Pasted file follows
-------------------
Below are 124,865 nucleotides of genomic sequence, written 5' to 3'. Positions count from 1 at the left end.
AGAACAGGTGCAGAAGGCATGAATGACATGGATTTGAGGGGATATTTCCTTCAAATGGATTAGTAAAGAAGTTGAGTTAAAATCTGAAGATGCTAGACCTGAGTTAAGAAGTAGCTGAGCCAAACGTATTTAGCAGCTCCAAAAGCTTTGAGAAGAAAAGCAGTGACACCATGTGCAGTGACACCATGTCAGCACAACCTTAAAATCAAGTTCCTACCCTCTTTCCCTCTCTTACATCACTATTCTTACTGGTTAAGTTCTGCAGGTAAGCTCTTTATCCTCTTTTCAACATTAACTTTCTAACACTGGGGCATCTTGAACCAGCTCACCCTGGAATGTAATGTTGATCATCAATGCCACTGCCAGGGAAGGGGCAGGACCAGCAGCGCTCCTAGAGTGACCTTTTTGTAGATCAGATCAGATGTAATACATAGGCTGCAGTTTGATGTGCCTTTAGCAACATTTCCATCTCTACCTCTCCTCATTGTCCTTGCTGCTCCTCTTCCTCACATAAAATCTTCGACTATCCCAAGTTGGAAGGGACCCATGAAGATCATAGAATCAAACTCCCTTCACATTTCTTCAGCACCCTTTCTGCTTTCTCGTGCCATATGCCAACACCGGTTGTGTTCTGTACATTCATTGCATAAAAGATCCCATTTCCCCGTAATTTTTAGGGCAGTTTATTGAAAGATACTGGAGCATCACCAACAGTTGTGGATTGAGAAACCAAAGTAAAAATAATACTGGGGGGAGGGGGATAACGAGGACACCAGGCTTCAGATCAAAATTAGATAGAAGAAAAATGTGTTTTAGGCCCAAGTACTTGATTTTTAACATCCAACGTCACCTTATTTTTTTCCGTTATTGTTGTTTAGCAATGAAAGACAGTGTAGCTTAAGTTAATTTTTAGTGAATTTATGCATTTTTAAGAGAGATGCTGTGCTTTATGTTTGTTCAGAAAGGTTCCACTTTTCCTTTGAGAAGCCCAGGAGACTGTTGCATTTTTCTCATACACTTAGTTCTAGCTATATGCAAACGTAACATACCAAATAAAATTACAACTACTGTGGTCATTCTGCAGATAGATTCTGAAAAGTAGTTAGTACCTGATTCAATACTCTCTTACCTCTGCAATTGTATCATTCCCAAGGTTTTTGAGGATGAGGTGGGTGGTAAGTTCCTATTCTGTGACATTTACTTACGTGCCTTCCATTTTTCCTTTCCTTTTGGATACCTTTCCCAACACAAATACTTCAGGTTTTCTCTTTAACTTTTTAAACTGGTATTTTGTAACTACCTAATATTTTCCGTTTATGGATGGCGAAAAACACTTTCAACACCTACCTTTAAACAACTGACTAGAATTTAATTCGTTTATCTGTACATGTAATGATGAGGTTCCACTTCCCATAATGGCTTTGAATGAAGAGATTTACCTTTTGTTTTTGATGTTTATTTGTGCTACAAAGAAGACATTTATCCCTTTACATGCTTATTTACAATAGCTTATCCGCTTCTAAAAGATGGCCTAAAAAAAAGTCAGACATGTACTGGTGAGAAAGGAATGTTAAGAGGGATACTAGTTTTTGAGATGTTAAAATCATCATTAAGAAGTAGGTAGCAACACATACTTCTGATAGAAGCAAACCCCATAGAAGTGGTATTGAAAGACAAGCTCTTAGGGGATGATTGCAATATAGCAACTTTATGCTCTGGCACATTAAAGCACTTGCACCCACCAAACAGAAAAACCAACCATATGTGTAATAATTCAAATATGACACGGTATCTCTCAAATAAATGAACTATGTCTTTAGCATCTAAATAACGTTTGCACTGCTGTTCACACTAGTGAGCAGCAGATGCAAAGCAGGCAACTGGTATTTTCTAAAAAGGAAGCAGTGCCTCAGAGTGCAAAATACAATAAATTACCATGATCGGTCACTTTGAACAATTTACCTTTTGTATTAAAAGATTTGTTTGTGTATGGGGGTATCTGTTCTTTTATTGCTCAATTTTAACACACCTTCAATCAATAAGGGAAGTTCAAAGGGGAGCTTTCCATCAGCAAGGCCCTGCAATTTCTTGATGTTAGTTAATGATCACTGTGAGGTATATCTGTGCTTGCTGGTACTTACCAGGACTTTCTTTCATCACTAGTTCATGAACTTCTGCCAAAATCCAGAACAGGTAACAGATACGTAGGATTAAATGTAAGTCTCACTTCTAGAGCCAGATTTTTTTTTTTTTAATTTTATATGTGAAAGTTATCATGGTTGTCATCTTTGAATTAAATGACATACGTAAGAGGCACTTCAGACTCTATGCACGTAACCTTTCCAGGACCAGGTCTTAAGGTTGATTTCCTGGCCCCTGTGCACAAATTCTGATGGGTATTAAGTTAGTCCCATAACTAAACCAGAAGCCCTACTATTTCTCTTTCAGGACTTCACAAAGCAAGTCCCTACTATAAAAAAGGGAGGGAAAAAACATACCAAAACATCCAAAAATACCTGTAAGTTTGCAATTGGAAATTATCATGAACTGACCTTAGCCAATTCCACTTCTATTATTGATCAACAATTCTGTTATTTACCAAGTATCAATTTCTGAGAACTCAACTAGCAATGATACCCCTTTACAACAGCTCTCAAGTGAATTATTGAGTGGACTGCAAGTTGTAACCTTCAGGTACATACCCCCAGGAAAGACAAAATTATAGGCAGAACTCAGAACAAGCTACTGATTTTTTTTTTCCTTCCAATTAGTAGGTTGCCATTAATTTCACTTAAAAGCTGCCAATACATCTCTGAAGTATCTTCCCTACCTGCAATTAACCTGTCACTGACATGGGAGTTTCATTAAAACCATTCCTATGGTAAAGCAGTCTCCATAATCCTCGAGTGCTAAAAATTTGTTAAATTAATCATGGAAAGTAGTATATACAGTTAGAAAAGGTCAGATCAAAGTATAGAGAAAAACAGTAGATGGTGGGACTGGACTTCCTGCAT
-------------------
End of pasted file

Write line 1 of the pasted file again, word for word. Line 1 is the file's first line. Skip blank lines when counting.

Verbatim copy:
Below are 124,865 nucleotides of genomic sequence, written 5' to 3'. Positions count from 1 at the left end.